Argentina is much less religious than Brazil

Termination of pregnancy
Still a taboo in Brazil

Abortion: taboo in Brazil | Photo: Colourbox

Common in the past according to historians, abortion has been criminalized in Brazil since the 1940s. But illegality cannot prevent it, and the topic is still a taboo in Brazil, despite its discussion among women's rights activists.

Abortions in Brazil did not just start yesterday. "Texts by chroniclers and doctors from the 16th to the 18th centuries report on it," says the historian Mary del Priore, author of books such as História das mulheres no Brasil [History of Women in Brazil] or Histórias íntimas: sexualidade e erotismo na história do Brasil [Intimate Stories: Sexuality and Eroticism in the History of Brazil]. “Travelers in the country observed that herbs used for abortion, such as rue, were being sold on the streets of the cities. At that time, women induced vomiting and diarrhea in order to achieve an abortion, ”reports the historian.

It was not until the 1970s that abortion became an issue through the feminist movements in Brazil. From the shy beginnings back then, the discussion has developed little to this day, and abortion continues to be one of the great taboos in Brazilian society. “Starting with the fact that abortion is a criminal offense in Brazil, except in cases of rape, when the pregnancy poses a threat to the mother's life, and in the case of anencephaly of the fetus,” emphasizes the anthropologist Debora Diniz, professor at the Faculty of Law at the University of Brasília and researcher at Anis, Institute for Bioethics, Human Rights and Gender. “That is why many women who have had an illegal abortion are afraid to stand by it and prefer to remain silent,” she reports.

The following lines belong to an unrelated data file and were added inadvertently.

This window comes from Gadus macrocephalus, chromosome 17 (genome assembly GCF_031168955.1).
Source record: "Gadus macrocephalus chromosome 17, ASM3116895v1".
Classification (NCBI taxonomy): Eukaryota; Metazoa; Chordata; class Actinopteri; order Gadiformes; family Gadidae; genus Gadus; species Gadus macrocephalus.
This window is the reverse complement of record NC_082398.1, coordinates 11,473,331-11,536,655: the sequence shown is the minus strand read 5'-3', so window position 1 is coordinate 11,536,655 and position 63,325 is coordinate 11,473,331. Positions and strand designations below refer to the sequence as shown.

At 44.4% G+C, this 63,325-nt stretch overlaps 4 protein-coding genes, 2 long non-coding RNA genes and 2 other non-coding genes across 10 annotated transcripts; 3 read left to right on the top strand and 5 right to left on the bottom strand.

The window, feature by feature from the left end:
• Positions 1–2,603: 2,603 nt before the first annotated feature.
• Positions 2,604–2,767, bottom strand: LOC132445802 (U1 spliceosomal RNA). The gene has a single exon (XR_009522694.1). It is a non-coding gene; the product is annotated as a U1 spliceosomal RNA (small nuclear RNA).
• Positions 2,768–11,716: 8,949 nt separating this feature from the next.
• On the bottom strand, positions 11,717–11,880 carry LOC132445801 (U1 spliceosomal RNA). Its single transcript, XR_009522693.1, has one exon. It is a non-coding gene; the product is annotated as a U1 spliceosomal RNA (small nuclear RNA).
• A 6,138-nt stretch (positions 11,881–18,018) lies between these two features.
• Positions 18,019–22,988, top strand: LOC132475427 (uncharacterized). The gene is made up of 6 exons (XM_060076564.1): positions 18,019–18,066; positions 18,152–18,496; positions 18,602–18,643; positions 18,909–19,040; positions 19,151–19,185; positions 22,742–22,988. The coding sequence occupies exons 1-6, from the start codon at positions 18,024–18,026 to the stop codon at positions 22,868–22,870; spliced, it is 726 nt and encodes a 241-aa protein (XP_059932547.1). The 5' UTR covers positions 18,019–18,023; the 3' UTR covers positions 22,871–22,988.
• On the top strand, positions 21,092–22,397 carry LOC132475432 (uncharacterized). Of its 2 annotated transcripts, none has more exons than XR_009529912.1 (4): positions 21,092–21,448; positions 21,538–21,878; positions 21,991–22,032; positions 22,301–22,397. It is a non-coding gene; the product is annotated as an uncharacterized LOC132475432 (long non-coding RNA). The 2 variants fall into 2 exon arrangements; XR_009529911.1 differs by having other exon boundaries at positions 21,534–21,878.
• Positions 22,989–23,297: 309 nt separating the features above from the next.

In addition, the anthropologist believes there are other reasons for not mentioning the topic: “In our country, patriarchal encrustations still apply. As if women were secondary and had no right to decide about their own bodies. In addition, the issue has always been addressed on a moral and religious level, regardless of the fact that Brazil is a secular state. For example, there is a massive presence of religion in the media as well as in Congress so that only a single view of it is spread. This creates an extremely conservative climate, and few parliamentarians put it on the agenda for fear of losing votes. "

Rumors and humiliations

A look at Brazilian history helps shed some light on the matter. According to Mary del Priore, the Catholic Church in Brazil showed a certain tolerance of abortion well into the 19th century. “Believing that the soul would not develop in the male fetus until 40 days after conception and in the female 80 days, abortion was neither a crime nor a sin for the religious scholars of the time, as long as it happened before 'the soul entered' ", she tells. "However, things got complicated when the suspicion arose that the abortion resulted from an extramarital relationship."